Martin Luther King isn’t the first African American to be immortalized with his own monument. There are several memorials across the country paying tribute to African American leaders, artists, and academics.
Check out our list of the Top 10 monuments to African Americans. We positioned them in the order we think
Is there anyone you think is missing?
In the meantime, check out our MLK Memorial coverage
10. Tupac Shakur — Atlanta, Georgia
A statue for murdered rap star Tupac Shakur is located in Atlanta, Georgia outside the Tupac Amaru Shakur Center For The Arts. The statue was dedicated in 2005.
It was designed by sculptor Tina Allen and features Tupac holding a book of his own poetry.
9. Medgar Evers — Jackson, MS
A statue for slain civil rights leader Medgar Evers is standing in his adopted home of Jackson, Mississippi, outside of the University of Ole Miss, a school he helped integrate.
The statue was erected in 1992 by sculptor, Jay Warren.
8. W.E.B. Dubois — Nashville, Tennessee.
There is a statue dedicated to Black scholar and activist W.E.B. DuBois at his alma-mater, the historically Black college, Fisk University.
The statue features DuBois with a stack of papers, representing his dedication to academics.
7. Harriet Tubman — Harlem, NY
A 10-foot statue of legendary abolitionist Harriet Tubman is in the center of Harlem, New York City on Frederick Douglass Boulevard.
It was created by Alison Saar and is entitled “Swing Low” after the African American slavery spiritual.
6. Crispus Attucks — Boston, MA
In the Boston Commons’, a monument commemorates the events of March 5, 1770, when British soldiers, later to be successfully defended by John Adams, shot down five Bostonians. Crispus Attucks is the best known of these five. He is widely hailed as a hero of the American Revolution, although little information about him can be verified. According to some reports, Attucks was of African and Native American descent and had fled to Boston after escaping his enslavers. Attucks’ grave is located in the nearby Granary Burying Ground.
At the column’s base, a bronze plaque illustrates the infamous event. Its two central figures are sculpted in high relief, meaning that parts of the figures are three-dimensional and jut out significantly from the background. You may notice that one figure’s hand is shinier than the surrounding bronze. It has been polished by visitors reaching out to touch it.
5. George Washington Carver — Newton County, MO
A life-size bronze of George Washington Carver by acclaimed African-American sculptor Tina Allen of California stands inside the Missouri Botanical Gardens. The six-foot statue shows a mature Carver of about 65 years old, wearing a lab jacket and a wise, gentle expression as he stands holding a small plant to the sunlight.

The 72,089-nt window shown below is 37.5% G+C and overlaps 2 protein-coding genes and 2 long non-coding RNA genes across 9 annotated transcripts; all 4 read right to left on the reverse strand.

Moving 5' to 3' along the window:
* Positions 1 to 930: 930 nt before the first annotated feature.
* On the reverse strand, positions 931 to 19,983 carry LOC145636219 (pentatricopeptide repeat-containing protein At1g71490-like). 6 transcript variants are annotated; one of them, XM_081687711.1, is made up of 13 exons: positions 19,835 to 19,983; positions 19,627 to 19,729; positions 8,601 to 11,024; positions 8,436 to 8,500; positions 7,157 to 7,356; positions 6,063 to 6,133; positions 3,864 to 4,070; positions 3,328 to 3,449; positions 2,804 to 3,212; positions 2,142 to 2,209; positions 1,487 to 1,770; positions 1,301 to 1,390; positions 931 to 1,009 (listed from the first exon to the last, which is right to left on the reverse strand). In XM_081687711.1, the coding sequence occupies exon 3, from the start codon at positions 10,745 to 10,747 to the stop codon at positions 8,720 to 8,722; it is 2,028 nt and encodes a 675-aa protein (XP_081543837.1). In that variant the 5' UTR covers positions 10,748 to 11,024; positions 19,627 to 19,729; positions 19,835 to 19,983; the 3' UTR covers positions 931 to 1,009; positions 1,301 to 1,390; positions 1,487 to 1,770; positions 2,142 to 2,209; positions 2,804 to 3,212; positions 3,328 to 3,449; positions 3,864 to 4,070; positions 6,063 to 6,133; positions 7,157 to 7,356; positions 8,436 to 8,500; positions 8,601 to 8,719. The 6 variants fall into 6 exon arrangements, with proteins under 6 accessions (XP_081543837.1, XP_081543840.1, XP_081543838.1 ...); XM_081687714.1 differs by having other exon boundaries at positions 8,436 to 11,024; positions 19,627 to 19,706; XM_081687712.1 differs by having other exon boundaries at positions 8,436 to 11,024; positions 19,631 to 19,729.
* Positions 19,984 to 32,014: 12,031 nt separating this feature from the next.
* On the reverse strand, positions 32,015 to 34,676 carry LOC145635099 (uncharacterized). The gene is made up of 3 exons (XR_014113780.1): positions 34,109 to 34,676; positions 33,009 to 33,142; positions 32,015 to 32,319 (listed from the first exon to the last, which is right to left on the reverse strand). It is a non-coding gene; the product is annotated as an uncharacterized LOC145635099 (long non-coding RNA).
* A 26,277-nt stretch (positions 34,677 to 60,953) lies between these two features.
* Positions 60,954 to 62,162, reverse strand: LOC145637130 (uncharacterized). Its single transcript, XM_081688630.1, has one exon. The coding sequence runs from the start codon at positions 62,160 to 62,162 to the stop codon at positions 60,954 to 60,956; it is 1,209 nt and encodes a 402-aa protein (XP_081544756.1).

4. Joe Louis — Detroit, MI
Joe Louis Barrow, aka “The Brown Bomber” is one of the all-time great boxers. The 24 x 24 x 11.5 feet Monument to Joe Louis was commissioned by Time Inc. for the City of Detroit to honor Joe Louis. It was created by sculptor Robert Graham and installed at Jefferson Avenue at Woodward, Detroit on October 16, 1986.
3. Adam Clayton Powell — Harlem, NY
This figure of Adam Clayton Powell Jr., who represented Harlem in Congress from 1945 to 1970, strides dramatically up an incline in the forlornly windswept plaza that fronts the Adam Clayton Powell Jr. State Office Building in Harlem.
The statue of Powell is 12 feet high and made of bronze. It sits on a cylindrical pedestal made of stainless steel and black granite. All told, the monument is 21 feet tall. In his right hand, Powell has a copy of the Congressional Record; one could be forgiven for assuming that Powell was looking for a place to chuck that thing. Powell is depicted, like I said, moving uphill, no doubt a bit of symbolism that could serve for any black person so memorialized in New York — or for anyone who endeavors to get such a memorial built.
The piece was sculpted by Branly Cadet, a New York native. It’s named “Higher Ground.”
2. Malcolm X — Harlem, NY
There is a statue for Malcolm X at the Audubon Ballroom in the Washington Heights section of Manhattan where he was killed in in 1965.
After Columbia University bought the ballroom, African American activists and Columbia students protested, resulting in the memorial.
1. Martin Luther King Memorial — Washington, D.C.
The Martin Luther King, Jr. National Memorial is located in West Potomac Park in Washington, D.C., southwest of the National Mall. The Memorial is located at the northwest corner of the Tidal Basin near the Franklin Delano Roosevelt Memorial, on a sightline linking the Lincoln Memorial to the northwest and the Jefferson Memorial to the southeast. The official address of the monument, 1964 Independence Avenue, S.W., commemorates of the year that the Civil Rights Act of 1964 became law.